## 'Variable Overhead Efficiency Variance' Definition:

In variance analysis, the total variable overhead variance may be split into two: **spending variance** and **efficiency variance**. The *variable overhead efficiency variance* refers to the variance that arises due to the difference between the standard variable overhead allocation base and actual base.

- Definition of variable efficiency variance
- Allocation base and application rate
- Formula
- Example
- Favorable and unfavorable variance

## Allocation Base and Application Rate

In standard costing, factory overhead is applied based on a certain allocation base. The most common allocation bases for factory overhead are:* direct labor hours* and *machine hours*. Other bases are also used (especially in activity-based costing).

**Example:** A company has a production budget of 20,000 units. Each unit requires 4 labor hours to complete. The company has a factory overhead budget of $400,000. Using labor hours as base, the budgeted FOH application rate would be **$5 per labor hour**, i.e. the FOH budget of $400,000 divided by the budgeted allocation base of 80,000 hours.

Standards are used to facilitate better control and speed up the recording process. To better manage accounts, standards may be established separately for variable and fixed factory overhead.

## Formula

The formula for variable factory overhead (VFOH) efficiency variance is:

*VFOH efficiency variance = (AB - SB) x BR*

where: AB = actual allocation base, SB = standard base, and BR = budgeted rate.

It may also be expressed as: * (AB x BR) - Applied VFOH*, or *(AB x BR) - (SB x BR)*. The applied variable factory overhead is equal to *(SB x BR).*

## Example

XYZ Company has a *variable* factory overhead budget of $1,320,000 in producing 120,000 units of its product. One unit requires 2.75 labor hours to complete -- a total of 330,000 hours. Hence, the application rate for VFOH is $4 per labor hour (1,320/330). Last month, XYZ produced 9,600 units and employed 29,000 direct labor hours. The actual variable factory overhead is $121,800. Compute for the variable efficiency variance.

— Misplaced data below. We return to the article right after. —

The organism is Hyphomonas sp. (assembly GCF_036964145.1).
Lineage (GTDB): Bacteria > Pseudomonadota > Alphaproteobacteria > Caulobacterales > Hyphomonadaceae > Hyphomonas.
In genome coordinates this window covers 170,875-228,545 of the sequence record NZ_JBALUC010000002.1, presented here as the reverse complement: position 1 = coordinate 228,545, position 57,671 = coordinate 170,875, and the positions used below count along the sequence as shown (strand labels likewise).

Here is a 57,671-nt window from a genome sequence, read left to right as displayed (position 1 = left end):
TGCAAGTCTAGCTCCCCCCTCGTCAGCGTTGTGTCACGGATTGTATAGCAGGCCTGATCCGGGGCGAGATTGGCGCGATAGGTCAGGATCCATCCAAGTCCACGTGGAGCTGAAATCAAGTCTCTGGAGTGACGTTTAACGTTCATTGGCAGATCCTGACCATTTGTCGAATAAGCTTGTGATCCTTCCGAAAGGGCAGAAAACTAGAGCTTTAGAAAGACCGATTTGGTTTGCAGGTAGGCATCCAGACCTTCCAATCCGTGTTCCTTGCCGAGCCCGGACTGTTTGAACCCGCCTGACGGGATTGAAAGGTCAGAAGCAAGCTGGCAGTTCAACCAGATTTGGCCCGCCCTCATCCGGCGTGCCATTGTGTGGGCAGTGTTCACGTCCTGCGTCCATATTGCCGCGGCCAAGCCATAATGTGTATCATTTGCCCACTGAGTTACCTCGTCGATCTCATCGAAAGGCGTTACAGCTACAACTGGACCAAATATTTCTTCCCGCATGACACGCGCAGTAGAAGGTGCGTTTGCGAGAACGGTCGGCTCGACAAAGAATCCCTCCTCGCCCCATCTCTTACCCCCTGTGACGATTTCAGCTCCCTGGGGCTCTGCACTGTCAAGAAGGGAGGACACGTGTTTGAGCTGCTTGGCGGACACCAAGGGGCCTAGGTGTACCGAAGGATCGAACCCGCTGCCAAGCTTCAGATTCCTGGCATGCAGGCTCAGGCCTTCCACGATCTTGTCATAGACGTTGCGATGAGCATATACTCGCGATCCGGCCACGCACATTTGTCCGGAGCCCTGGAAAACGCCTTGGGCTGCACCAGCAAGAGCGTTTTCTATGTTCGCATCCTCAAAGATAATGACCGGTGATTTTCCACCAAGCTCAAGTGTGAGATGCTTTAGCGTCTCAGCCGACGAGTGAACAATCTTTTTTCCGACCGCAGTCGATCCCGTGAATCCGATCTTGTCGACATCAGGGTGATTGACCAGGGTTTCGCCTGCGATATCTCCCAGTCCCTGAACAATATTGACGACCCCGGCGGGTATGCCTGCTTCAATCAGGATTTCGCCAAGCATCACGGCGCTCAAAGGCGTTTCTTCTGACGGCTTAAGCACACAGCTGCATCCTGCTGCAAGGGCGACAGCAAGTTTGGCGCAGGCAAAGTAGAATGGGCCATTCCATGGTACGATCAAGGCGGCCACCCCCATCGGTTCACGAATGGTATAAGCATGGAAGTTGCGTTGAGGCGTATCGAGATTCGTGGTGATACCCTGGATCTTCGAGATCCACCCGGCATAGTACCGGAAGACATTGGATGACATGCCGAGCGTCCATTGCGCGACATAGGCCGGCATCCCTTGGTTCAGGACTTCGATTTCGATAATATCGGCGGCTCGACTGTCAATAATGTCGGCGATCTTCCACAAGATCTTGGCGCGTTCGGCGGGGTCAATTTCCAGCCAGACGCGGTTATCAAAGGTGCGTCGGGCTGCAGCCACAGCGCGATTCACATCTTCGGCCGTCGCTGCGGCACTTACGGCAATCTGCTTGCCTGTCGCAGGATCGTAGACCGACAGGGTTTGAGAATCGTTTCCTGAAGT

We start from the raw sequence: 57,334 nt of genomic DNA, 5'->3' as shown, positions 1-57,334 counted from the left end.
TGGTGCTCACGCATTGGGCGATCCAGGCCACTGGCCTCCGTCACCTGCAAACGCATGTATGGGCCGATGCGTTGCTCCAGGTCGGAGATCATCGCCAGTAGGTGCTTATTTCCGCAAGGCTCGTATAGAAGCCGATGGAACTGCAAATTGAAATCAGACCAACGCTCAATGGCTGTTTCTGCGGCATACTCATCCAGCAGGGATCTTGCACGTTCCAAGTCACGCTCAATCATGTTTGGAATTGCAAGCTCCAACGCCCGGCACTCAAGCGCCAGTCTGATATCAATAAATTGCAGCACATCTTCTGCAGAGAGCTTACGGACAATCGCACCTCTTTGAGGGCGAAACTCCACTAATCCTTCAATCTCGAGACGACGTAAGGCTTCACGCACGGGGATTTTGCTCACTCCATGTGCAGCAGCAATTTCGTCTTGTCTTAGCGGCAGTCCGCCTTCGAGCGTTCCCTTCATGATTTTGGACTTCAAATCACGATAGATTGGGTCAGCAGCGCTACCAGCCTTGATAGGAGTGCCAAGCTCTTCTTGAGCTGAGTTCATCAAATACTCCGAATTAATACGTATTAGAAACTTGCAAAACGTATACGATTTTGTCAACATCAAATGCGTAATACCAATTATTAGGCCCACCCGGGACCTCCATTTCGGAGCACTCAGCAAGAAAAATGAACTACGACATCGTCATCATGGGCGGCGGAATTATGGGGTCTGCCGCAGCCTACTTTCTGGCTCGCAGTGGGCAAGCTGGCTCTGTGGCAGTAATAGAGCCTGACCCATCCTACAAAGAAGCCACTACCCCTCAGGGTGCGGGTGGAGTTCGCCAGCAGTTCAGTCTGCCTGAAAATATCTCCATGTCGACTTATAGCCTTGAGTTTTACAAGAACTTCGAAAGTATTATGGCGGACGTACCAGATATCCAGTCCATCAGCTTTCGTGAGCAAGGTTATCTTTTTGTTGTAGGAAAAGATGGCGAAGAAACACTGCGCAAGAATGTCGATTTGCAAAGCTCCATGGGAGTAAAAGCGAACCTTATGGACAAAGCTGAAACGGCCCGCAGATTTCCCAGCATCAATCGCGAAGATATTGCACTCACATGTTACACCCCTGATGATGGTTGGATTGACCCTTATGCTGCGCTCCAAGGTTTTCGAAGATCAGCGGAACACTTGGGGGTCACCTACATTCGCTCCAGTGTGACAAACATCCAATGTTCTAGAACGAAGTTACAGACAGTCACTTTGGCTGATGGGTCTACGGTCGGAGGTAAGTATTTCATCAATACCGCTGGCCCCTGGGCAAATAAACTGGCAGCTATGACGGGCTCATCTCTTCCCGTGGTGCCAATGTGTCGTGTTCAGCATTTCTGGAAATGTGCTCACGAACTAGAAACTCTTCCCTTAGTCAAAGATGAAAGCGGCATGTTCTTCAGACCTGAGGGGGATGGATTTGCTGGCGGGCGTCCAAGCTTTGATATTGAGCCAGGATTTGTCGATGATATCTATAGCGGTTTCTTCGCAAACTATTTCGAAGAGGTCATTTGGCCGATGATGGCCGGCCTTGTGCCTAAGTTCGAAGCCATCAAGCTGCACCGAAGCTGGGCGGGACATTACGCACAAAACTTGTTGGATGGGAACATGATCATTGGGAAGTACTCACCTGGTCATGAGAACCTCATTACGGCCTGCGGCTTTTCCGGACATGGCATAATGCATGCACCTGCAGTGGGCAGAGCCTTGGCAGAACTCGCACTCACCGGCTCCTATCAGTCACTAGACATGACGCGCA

VFOH efficiency variance | = | (AB - SB) x BR |

= | (29,000 - 26,400) x $4 | |

VFOH efficiency variance | = | $10,400 unfavorable |

The standard allocation base of 26,400 is computed by multiplying the number of units produced by the standard time required to produce a unit (9,600 units x 2.75 hours).

The variance may also be expanded and expressed as:

VFOH efficiency variance | = | (AB x BR) - (SB x BR) |

= | (29,000 x $4) - (26,400 x $4) | |

VFOH efficiency variance | = | $10,400 unfavorable |

## Favorable and Unfavorable VFOH Efficiency Variance

If the actual allocation base is greater than the standard, the company used more of it (more hours) than expected. Hence, the variance is **unfavorable**. If the actual base is less than the standard base, the variance is **favorable**.